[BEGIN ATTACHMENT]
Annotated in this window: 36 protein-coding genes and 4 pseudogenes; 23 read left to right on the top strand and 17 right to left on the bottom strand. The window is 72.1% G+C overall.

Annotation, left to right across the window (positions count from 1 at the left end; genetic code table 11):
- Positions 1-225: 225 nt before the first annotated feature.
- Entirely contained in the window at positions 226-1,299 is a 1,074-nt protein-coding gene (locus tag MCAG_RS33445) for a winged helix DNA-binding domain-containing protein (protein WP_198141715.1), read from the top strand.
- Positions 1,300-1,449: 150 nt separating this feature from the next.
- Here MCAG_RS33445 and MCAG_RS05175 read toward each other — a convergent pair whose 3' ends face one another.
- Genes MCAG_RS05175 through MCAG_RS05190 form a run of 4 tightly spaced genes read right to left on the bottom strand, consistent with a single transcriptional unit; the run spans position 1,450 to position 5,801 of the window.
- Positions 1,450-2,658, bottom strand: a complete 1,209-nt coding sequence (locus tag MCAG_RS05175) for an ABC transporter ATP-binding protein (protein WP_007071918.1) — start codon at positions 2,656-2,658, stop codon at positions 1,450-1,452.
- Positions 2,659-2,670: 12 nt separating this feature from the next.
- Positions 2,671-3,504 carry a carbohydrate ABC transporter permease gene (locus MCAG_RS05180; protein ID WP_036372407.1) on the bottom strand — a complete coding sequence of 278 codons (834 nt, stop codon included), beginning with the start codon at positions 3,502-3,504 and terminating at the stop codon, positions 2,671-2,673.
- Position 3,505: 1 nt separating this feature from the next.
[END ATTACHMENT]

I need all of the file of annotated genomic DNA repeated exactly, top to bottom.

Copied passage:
Annotated in this window: 36 protein-coding genes and 4 pseudogenes; 23 read left to right on the top strand and 17 right to left on the bottom strand. The window is 72.1% G+C overall.

Annotation, left to right across the window (positions count from 1 at the left end; genetic code table 11):
- Positions 1-225: 225 nt before the first annotated feature.
- Entirely contained in the window at positions 226-1,299 is a 1,074-nt protein-coding gene (locus tag MCAG_RS33445) for a winged helix DNA-binding domain-containing protein (protein WP_198141715.1), read from the top strand.
- Positions 1,300-1,449: 150 nt separating this feature from the next.
- Here MCAG_RS33445 and MCAG_RS05175 read toward each other — a convergent pair whose 3' ends face one another.
- Genes MCAG_RS05175 through MCAG_RS05190 form a run of 4 tightly spaced genes read right to left on the bottom strand, consistent with a single transcriptional unit; the run spans position 1,450 to position 5,801 of the window.
- Positions 1,450-2,658, bottom strand: a complete 1,209-nt coding sequence (locus tag MCAG_RS05175) for an ABC transporter ATP-binding protein (protein WP_007071918.1) — start codon at positions 2,656-2,658, stop codon at positions 1,450-1,452.
- Positions 2,659-2,670: 12 nt separating this feature from the next.
- Positions 2,671-3,504 carry a carbohydrate ABC transporter permease gene (locus MCAG_RS05180; protein ID WP_036372407.1) on the bottom strand — a complete coding sequence of 278 codons (834 nt, stop codon included), beginning with the start codon at positions 3,502-3,504 and terminating at the stop codon, positions 2,671-2,673.
- Position 3,505: 1 nt separating this feature from the next.